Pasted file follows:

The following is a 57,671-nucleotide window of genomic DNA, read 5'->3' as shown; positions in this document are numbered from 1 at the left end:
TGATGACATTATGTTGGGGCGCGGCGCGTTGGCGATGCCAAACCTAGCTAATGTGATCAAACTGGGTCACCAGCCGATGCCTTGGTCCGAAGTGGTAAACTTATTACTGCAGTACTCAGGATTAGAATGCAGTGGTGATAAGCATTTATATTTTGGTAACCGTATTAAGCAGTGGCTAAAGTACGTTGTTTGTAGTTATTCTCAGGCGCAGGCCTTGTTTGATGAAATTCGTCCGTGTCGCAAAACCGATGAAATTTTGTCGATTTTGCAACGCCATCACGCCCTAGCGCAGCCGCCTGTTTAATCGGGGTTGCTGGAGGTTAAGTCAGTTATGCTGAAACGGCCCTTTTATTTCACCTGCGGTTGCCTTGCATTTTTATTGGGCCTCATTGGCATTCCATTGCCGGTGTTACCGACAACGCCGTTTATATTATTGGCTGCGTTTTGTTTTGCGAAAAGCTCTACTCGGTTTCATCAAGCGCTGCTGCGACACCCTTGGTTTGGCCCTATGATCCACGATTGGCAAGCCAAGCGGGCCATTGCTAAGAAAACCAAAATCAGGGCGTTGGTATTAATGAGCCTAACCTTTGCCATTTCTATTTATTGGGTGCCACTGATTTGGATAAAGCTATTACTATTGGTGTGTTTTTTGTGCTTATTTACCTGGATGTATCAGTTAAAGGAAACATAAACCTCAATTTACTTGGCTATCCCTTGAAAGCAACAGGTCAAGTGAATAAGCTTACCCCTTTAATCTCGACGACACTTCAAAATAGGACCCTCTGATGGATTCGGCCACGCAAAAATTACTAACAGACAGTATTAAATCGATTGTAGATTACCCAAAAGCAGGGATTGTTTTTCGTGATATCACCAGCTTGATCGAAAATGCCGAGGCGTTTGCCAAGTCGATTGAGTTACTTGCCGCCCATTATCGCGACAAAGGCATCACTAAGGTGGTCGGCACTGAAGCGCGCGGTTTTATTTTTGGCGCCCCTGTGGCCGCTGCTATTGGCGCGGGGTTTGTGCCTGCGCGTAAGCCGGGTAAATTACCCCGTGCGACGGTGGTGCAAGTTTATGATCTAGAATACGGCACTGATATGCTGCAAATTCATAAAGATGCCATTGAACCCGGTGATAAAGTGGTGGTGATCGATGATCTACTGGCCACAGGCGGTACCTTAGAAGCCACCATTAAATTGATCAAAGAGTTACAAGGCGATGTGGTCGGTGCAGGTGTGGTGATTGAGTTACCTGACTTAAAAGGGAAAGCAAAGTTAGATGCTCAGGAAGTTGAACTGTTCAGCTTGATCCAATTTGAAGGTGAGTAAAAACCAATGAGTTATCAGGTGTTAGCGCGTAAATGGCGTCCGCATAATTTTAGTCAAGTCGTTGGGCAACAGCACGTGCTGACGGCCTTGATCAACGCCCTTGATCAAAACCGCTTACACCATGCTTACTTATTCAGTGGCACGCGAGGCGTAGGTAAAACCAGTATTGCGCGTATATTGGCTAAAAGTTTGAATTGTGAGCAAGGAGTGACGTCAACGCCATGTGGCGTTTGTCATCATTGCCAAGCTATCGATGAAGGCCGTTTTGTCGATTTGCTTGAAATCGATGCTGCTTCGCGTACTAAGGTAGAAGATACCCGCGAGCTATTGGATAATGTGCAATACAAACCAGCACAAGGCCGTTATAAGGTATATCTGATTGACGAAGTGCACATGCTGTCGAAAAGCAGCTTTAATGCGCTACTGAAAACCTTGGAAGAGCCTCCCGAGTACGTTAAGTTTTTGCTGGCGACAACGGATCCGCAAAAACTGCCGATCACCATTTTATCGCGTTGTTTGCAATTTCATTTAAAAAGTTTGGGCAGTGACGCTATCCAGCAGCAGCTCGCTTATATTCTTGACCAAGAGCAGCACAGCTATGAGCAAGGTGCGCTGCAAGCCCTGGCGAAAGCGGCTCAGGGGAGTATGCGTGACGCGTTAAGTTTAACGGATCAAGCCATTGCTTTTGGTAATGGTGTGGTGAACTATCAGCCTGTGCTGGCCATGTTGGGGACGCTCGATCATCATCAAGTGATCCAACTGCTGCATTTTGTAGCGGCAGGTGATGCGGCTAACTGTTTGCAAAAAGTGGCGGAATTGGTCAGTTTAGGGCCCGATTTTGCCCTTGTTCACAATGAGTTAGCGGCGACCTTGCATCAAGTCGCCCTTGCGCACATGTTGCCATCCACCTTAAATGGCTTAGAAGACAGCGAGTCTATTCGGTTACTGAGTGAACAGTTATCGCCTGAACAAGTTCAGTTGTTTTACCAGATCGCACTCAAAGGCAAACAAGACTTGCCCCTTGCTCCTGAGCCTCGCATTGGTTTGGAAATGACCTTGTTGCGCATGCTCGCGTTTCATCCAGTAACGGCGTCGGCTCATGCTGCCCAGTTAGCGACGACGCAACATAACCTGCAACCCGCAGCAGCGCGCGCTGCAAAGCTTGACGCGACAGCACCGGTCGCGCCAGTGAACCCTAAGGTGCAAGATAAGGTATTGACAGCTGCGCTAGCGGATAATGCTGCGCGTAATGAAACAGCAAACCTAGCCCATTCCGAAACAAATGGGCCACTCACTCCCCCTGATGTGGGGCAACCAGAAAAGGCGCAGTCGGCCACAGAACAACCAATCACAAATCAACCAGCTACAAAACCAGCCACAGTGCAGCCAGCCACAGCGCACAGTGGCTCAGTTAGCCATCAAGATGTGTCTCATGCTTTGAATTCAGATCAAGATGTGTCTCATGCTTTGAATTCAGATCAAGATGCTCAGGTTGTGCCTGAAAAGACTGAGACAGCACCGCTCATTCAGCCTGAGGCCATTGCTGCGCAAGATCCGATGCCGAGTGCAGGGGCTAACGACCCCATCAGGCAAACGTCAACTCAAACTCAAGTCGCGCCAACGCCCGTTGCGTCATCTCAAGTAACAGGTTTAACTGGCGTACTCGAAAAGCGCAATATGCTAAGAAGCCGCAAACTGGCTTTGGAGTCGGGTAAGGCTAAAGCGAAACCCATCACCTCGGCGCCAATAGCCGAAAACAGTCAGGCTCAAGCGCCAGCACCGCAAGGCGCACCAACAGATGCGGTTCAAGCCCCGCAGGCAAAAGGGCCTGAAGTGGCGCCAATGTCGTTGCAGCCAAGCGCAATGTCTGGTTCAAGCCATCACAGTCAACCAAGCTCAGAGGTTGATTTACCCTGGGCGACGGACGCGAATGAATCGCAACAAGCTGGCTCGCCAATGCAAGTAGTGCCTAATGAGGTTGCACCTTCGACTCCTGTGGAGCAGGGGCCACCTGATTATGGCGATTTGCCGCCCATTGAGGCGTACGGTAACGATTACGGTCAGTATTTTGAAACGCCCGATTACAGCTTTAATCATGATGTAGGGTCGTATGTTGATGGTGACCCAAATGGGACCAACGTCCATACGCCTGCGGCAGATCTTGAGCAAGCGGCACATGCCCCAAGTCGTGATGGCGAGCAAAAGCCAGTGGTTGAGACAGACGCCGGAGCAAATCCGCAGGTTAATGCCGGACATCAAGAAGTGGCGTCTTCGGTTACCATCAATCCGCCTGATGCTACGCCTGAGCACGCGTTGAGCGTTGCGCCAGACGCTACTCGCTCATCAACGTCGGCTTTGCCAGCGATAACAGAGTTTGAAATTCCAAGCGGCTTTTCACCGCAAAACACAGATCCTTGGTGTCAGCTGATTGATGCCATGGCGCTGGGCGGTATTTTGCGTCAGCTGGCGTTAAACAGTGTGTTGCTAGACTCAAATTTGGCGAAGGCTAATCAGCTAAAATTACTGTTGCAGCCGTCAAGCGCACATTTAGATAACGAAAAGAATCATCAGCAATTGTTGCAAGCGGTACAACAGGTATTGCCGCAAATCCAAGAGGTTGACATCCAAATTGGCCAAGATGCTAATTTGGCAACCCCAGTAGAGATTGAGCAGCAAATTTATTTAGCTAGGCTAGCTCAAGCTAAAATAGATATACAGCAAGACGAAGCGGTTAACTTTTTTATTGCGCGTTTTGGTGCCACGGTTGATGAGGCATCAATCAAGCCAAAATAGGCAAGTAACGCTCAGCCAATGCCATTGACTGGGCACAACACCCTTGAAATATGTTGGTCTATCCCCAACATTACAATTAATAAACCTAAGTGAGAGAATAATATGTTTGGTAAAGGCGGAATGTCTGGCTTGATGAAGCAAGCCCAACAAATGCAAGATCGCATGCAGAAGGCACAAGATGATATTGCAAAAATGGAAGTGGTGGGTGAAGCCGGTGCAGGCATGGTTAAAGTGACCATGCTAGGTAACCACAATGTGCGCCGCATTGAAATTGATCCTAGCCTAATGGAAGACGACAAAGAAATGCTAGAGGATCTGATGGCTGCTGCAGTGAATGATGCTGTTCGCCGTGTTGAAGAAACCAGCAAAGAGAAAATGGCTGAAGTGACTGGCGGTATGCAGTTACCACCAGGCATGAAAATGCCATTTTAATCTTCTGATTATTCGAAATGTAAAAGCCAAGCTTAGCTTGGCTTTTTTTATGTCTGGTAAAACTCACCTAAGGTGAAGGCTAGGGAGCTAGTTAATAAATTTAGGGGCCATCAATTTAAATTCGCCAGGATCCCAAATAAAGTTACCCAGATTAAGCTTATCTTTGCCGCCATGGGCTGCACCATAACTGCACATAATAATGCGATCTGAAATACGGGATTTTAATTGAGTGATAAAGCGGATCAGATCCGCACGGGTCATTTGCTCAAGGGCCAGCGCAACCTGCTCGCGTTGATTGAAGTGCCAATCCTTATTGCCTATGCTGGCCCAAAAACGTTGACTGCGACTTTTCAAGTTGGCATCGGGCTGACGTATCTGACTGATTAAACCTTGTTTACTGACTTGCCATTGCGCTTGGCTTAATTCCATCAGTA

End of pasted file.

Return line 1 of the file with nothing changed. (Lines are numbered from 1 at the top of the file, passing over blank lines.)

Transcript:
The following is a 57,671-nucleotide window of genomic DNA, read 5'->3' as shown; positions in this document are numbered from 1 at the left end: